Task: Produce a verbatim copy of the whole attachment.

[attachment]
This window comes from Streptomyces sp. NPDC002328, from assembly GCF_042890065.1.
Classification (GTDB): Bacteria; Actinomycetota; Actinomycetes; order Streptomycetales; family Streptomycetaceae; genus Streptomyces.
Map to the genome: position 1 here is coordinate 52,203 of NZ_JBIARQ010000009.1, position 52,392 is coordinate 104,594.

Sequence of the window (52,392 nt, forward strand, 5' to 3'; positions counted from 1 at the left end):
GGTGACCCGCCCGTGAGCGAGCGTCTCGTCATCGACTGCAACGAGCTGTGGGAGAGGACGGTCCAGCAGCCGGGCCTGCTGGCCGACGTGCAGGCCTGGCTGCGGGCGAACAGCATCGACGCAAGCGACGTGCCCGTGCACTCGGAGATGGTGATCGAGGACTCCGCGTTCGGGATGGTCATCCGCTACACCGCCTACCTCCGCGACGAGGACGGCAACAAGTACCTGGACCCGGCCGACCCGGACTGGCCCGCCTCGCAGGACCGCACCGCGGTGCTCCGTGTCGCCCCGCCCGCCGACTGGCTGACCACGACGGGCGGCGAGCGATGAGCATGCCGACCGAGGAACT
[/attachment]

This window comes from Streptomyces sp. NPDC002328, from assembly GCF_042890065.1.
Classification (GTDB): Bacteria; Actinomycetota; Actinomycetes; order Streptomycetales; family Streptomycetaceae; genus Streptomyces.
Map to the genome: position 1 here is coordinate 52,203 of NZ_JBIARQ010000009.1, position 52,392 is coordinate 104,594.

Sequence of the window (52,392 nt, forward strand, 5' to 3'; positions counted from 1 at the left end):
GGTGACCCGCCCGTGAGCGAGCGTCTCGTCATCGACTGCAACGAGCTGTGGGAGAGGACGGTCCAGCAGCCGGGCCTGCTGGCCGACGTGCAGGCCTGGCTGCGGGCGAACAGCATCGACGCAAGCGACGTGCCCGTGCACTCGGAGATGGTGATCGAGGACTCCGCGTTCGGGATGGTCATCCGCTACACCGCCTACCTCCGCGACGAGGACGGCAACAAGTACCTGGACCCGGCCGACCCGGACTGGCCCGCCTCGCAGGACCGCACCGCGGTGCTCCGTGTCGCCCCGCCCGCCGACTGGCTGACCACGACGGGCGGCGAGCGATGAGCATGCCGACCGAGGAACT